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Some videogame series are constant. In the years since they were introduced, they’ve always been around, dropping a sequel every few years and rarely, if ever, breaking continuity; your Marios and your Zeldas, your Sonics and your Ratchets. This article isn’t about them. It’s about game franchises that disappeared, maybe for years, only to re-emerge as something completely new. Something that shook up the formula and changed everything, and worked so well that it not only brought its series back from obscurity, but redirected and reshaped everything that would come afterward. And in the spirit of the New Year, we decided now would be as good a time as any to give gaming’s most iconic, unforgettable rebirths their due.
What it was: If you were a gamer during the NES years and you liked your action games to deliver a decent story, chances are you crossed paths with the original Ninja Gaiden series at some point. Centered around a young, blue-garbed ninja who hopped around side-scroller levels and clung to walls, it started out as a seemingly simple revenge story, but quickly escalated to involve monsters, CIA spies and extradimensional dark gods bent on world conquest. It was also the first console game to use cutscenes – then called “cinemas” – to advance its plot between bouts of slashing up monsters and tossing around blasts from The Art of the Fire Wheel.
However, despite being popular enough to pump out four games (seven if you count the loosely related arcade, Master System and Game Gear versions), the series all but disappeared after 1991, reemerging only briefly for a 16-bit remastering four years later.
What it became: What had once been a relatively straightforward side-scroller was reborn in 2004 as a beautifully over-the-top, insanely difficult hack-and-slasher. While it had little to do with the 8-bit series, aside from starring a ninja named Ryu Hayabusa who carved up monsters with the mystical Dragon Sword, it immediately stole the “extreme action” crown from series like Devil May Cry and (eventually) followed up with two sequels, one of which couldn’t decide if it wanted to be about really outrageous gore or huge, cartoonishly bobbing tits.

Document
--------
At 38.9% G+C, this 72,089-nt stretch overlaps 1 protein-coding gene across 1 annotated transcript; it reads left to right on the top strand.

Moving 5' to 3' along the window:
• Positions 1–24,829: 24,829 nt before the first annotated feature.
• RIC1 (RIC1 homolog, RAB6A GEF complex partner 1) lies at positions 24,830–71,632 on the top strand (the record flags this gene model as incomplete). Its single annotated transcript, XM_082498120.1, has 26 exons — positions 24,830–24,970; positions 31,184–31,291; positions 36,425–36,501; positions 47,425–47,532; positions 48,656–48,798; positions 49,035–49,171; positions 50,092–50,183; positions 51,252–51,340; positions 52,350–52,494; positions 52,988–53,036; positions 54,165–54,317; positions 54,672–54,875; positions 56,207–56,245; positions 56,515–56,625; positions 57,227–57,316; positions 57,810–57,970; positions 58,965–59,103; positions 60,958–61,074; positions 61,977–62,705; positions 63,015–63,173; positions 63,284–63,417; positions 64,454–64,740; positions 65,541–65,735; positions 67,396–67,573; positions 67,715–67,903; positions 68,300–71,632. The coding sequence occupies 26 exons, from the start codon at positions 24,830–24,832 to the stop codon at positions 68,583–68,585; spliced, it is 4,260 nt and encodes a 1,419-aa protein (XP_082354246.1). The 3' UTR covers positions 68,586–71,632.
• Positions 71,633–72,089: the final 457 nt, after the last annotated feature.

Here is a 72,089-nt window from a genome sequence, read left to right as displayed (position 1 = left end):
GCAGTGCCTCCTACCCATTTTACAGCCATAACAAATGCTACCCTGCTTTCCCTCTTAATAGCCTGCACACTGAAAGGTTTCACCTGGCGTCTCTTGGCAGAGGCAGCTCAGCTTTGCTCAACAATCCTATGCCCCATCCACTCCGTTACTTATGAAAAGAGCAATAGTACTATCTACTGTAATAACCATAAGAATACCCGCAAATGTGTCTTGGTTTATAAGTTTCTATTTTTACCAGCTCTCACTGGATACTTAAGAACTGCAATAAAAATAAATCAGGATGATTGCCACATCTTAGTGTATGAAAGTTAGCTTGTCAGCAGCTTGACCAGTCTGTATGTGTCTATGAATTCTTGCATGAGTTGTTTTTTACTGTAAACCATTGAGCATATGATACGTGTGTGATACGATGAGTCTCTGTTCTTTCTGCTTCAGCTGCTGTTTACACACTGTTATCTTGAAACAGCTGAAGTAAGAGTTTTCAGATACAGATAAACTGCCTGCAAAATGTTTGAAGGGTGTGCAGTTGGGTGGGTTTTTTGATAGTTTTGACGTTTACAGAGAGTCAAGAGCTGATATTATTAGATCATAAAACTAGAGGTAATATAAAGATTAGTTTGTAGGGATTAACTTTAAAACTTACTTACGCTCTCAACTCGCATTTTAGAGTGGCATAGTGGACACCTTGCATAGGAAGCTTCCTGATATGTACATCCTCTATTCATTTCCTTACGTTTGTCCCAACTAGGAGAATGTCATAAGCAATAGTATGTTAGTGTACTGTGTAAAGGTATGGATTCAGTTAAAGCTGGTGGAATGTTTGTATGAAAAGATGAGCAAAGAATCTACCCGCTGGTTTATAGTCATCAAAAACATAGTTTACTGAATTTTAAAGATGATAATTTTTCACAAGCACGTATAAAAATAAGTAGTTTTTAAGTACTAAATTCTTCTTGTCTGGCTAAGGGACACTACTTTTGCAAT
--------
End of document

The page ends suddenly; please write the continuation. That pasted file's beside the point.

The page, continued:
Where it once set benchmarks for 8-bit storytelling, Ninja Gaiden is now synonymous with fast, elaborate action, stylish 3D platforming, barely clad female sidekicks and (on the 360, at least) buckets of spurting gore. And the upcoming third entry (which seems to focus heavily on Ryu sawing through enemy torsos with a katana) promises to elevate all that to new heights.
What it was: The original Donkey Kong stands as one of the greatest arcade games of the early ‘80s (its sequels, less so). One of the first games to tell a complete story, it followed Mario (aka Jumpman) on a quest to rescue his kidnapped girlfriend from his escaped pet gorilla, Donkey Kong. It was split into multiple one-screen levels, each one a test of timing and skill, and its action was limited to jumping and smashing things with a hammer. And that’s really about all there was to it.
Above: The original at left, sequel Donkey Kong Jr. at right
Donkey Kong returned to arcades two more times, first as a captive to be rescued by his vine-climbing son, and then as a nuisance tormenting a gardener named Stanley the Bugman. His last original headlining appearance came in 1985’s Donkey Kong Jr. Math (aka The One Nintendo Game Nobody Wanted, Ever), and while his earlier games saw release on the NES in the years that followed, the character largely came to be seen as an obsolete relic left over from the days before the “real” Mario games.
Above: Donkey Kong 3 didn't even involve Mario! THE APE MADE HIS CHOICE
What it became: After his surprise reappearance in 1992’s Super Mario Kart, Donkey Kong finally got his big break in 1994. An underrated Game Boy revival was just the start; the real rebirth came later that same year, and it not only changed the way fans saw Donkey Kong, but dramatically altered the direction of the character and his games. Far from being a clunky relic, Donkey Kong Country came to represent the bleeding edge of what the Super NES could do.
Above: Trust us, this looked amazing in 1994
The brainchild of former Nintendo besties Rare, DKC reimagined Donkey Kong as the hero of a side-scrolling platformer, searching for stolen bananas alongside his chimp buddy Diddy. Of course, anyone who was a gamer in ’94 will remember that the real reason DKC made a splash was its graphics, which – as fluidly animated 2D sprites created from 3D renders – looked miles ahead of the rough polygons the PSOne and Sega Saturn were pumping out at the time.
As the years wore on and the competition’s visuals improved, DKC’s sequels got progressively less impressive, eventually culminating in an N64 game remembered more for its jaw-droppingly weird rap intro than anything else.
Still, the series left enough of a mark that it got its own rebirth in 2010’s Donkey Kong Country Returns, making it doubly qualified for this list. And in any case, it’s now impossible to imagine Donkey Kong without a red tie and a cowlick. If that’s not a permanent change to the direction of a franchise, then what is?